Securing the future
Biccari’s cobblestone alleys are lined with old and brightly colored newer houses. Crumbling stone dwellings with cracked wooden doors, broken window panes and peeling wall paint are juxtaposed with picture-perfect homes with ornate stone arches, little courtyards and painted windows with flower pots.
The €1 and more expensive houses on sale are all located in the ancient district surrounding the majestic tower. The turnkey houses are smaller, roughly 50-70 square meters spread over two floors, some with views of the green rolling hills dotted with wind turbines. Shut for years, most are second homes of emigrant families, well kept but no longer used by their descendants.
New owners might want to make minimal changes depending upon personal tastes but the mayor says the cheap houses are already habitable, and perhaps a better deal than those on sale for €1, as their price could be lower than the cost of renovating a more dilapidated building.
Mignogna says that reaching out to the heirs of the dilapidated homes, who are often spread across the world, can be troublesome but reviving the old district is also a matter of safety.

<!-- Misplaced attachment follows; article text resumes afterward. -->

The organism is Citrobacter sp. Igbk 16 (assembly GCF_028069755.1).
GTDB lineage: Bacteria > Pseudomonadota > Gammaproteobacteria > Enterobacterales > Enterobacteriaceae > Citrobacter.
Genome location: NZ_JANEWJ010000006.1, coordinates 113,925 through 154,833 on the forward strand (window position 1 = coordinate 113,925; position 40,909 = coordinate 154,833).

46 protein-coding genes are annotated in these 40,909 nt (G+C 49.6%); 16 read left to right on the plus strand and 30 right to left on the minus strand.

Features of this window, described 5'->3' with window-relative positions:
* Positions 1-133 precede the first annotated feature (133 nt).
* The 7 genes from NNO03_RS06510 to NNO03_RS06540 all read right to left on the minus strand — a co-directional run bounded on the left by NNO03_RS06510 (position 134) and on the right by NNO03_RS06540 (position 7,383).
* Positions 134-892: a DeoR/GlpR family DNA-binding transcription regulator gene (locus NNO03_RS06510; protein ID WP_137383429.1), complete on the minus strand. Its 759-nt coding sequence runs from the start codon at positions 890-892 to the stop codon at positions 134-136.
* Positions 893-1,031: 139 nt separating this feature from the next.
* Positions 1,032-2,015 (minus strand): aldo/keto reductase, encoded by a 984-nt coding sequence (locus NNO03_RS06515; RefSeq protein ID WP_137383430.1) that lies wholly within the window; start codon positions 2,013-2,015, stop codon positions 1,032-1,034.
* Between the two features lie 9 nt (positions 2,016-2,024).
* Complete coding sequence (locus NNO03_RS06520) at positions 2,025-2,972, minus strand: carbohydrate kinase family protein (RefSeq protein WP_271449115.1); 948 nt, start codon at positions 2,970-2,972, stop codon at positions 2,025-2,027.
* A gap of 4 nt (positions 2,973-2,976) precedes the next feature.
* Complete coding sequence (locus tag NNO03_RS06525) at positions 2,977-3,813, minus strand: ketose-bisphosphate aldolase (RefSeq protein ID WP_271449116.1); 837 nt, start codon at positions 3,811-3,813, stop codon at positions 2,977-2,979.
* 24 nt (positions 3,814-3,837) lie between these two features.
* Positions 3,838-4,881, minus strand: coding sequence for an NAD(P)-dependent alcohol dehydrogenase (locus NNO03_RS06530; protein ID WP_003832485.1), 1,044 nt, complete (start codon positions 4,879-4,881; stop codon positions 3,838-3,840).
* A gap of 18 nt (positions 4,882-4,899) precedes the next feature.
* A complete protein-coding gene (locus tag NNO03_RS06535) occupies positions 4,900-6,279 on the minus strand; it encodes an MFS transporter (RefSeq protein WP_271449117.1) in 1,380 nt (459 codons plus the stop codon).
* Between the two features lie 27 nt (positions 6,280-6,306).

“I will expropriate the properties of old owners who don’t answer to our call to restyle their unstable family house or alternatively hand it over to us. Roof tiles often fall off and that’s a danger for passersby. The town’s urban architecture must be secured.”
While the village may be in need of a thorough makeover, the scenery is idyllic. The surrounding woods offer “nature-adventure” stays and experiences including lessons on environmental awareness, archery and survival skills sessions.
There are treehouses where tourists can sleep suspended above the ground and acrobatic “tree walks” on ropes.